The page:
Even though there is a risk of short-term failure when adopting innovation, to deny digital transformation entirely can only result in failure.
Foxtons makes for another interesting case study. It could be argued that Foxtons was leaning into digital transformation before anyone else, certainly on the high street.
It embraced the digital future as early as the early-2000s with new models based around centralised CRM technology, attractive, cafe-style offices, and so on.
This, however, was twenty years ago and just because it embraced digital transformation back then, it cannot rest on those laurels and fail now to embrace change once again.
As I have written before: “Foxtons was the first residential agency to go through a digital transformation and it was this process which created its competitive advantage but, as is often the case, it was so early, it now needs to transform again or risk huge challenges ahead”.
The internal system that Foxtons uses, for example, is incredibly valuable to the company and has been perfected over twenty years, but it is also an isolated entity, unable to integrate nor be integrated with separate, third-party software systems.
Integration is now a vital part of real estate’s future. In the early-2000s, it was not, so now Foxtons urgently needs to address this flaw.
It also needs to take an internal staffing audit. Are there too many ‘company men’ in high powered positions? Because, although experience and loyalty are important qualities, the firm needs to bring some more technologically-minded people into the C-Suite.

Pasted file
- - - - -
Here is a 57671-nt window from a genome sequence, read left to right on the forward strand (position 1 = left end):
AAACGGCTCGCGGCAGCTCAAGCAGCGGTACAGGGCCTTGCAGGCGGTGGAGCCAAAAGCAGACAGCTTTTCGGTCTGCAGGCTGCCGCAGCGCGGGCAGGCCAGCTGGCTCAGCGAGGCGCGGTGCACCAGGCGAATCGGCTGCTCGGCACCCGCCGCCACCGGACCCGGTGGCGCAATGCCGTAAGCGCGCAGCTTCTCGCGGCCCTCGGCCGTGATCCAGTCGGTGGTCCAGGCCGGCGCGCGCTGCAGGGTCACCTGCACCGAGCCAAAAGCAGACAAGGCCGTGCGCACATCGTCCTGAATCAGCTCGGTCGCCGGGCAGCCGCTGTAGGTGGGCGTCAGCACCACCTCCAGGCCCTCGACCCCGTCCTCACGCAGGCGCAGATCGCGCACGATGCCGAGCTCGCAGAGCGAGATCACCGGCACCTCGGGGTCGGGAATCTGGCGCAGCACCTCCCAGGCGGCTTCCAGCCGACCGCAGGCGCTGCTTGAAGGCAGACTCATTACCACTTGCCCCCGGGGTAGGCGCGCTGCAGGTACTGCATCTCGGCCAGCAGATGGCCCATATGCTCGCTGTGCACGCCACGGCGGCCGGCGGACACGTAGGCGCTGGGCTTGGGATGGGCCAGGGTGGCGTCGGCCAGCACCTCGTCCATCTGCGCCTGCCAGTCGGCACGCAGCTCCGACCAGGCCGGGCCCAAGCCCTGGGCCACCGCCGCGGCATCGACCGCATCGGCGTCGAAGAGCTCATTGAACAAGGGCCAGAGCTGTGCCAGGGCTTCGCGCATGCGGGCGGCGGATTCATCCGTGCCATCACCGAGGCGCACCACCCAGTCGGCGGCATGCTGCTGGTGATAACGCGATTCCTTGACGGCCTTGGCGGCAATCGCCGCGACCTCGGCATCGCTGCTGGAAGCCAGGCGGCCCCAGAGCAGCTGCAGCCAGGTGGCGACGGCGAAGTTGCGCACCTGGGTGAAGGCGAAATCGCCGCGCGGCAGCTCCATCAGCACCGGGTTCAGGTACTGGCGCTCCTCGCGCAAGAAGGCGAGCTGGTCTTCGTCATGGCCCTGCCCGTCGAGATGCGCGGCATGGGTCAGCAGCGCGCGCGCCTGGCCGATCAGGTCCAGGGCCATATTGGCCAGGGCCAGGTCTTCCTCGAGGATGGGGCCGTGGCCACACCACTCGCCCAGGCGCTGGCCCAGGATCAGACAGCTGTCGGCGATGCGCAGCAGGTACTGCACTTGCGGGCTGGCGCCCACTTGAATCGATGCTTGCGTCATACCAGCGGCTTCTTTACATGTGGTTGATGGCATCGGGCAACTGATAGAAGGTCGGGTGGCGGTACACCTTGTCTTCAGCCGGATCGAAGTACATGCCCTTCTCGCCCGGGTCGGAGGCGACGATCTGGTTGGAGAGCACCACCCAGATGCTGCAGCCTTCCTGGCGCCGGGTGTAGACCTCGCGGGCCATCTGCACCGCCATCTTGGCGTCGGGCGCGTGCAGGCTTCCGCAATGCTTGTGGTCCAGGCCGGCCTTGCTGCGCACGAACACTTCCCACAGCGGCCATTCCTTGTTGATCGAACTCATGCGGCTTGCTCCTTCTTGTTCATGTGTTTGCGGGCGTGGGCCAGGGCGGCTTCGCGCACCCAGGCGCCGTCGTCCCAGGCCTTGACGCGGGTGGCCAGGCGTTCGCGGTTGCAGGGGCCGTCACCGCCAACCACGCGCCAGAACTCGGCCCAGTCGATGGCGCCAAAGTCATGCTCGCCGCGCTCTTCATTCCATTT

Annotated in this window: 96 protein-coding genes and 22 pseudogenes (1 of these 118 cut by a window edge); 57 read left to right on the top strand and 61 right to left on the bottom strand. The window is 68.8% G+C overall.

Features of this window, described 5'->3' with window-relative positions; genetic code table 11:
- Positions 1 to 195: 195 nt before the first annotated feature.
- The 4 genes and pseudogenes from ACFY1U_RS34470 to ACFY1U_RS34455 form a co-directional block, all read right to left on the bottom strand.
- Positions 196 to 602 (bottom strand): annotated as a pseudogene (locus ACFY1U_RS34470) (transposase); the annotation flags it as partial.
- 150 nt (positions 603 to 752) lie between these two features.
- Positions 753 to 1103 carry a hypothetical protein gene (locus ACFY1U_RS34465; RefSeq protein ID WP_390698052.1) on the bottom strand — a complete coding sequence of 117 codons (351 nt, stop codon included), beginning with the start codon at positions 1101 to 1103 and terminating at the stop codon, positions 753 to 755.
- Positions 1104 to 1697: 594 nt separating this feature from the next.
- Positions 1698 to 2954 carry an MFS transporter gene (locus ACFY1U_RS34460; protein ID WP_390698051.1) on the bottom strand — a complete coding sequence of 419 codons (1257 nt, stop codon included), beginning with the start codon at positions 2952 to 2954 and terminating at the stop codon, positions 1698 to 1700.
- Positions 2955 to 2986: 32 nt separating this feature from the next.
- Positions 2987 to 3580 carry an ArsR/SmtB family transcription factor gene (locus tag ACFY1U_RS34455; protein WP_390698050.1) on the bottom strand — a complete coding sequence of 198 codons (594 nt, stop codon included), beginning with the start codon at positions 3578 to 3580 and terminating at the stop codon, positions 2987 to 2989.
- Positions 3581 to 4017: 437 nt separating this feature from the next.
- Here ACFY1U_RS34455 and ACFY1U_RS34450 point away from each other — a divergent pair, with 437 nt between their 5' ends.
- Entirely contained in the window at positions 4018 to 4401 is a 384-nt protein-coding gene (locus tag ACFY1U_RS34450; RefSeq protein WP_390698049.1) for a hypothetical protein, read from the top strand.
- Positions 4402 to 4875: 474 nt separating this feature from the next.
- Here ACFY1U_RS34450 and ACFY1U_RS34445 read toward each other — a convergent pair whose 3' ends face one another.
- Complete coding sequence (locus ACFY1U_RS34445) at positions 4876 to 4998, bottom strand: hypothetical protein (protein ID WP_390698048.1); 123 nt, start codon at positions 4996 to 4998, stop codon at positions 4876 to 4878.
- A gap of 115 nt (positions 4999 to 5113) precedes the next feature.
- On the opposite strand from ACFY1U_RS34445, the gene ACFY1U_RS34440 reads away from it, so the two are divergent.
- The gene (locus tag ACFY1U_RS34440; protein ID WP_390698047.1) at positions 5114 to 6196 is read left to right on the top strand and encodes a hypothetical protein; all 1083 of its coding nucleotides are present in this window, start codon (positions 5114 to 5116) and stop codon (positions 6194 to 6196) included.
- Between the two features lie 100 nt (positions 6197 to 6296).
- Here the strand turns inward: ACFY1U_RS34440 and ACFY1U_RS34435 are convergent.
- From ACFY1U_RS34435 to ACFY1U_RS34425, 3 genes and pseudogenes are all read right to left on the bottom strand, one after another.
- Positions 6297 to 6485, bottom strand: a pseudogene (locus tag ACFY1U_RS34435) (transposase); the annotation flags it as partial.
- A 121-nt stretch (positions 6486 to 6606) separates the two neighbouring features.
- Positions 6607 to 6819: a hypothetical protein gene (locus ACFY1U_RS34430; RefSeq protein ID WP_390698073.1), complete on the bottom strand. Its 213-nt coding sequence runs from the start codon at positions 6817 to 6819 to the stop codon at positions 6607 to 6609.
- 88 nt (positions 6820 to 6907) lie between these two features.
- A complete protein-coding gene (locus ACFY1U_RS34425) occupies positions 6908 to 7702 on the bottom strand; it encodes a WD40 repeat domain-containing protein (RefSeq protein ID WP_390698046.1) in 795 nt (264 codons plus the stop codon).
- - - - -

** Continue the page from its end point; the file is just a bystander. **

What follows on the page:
Otherwise, how will it become clear what innovation can be done? It needs a new digital innovation strategy and this can only be written with help from people who bleed digital innovation.
Finally, in order to fully embrace market transformation, Foxtons must rethink its value proposition. A huge part of its revenue comes from lettings, a sector now swarming with innovative and cheap alternatives.
If Foxtons cannot compete on a pricing level - and let’s face it, why should it? - it needs to find an innovative new value proposition to secure future success.
Sleek, whitewashed, cafe-style high street offices aren’t enough to differentiate anymore. I hope, for the sake of my old employer, that its early embracing of transformation does not turn into a stance of denial like we’ve seen at Countrywide.
It is undeniably frustrating sometimes, but embracing transformation is a constant activity, not something which goes on a decade-by-decade review process. Foxtons worked incredibly hard to be ahead of the competition twenty years ago, now it needs to do it again.
Do embrace, don’t deny
It’s a fear of failure and pressure from shareholders which has neutered Countrywide’s digital aspirations.
And, as many of us are wont to do, it has reacted to the pressure by seeking the false security of denial.
If Foxtons mimics this disastrous decision, expecting its previous work at transformation to see it safely through the future, it won’t matter how great its branches look because nobody will be going in.
Tune back in next week for part two of my do’s and don’ts of market transformation series.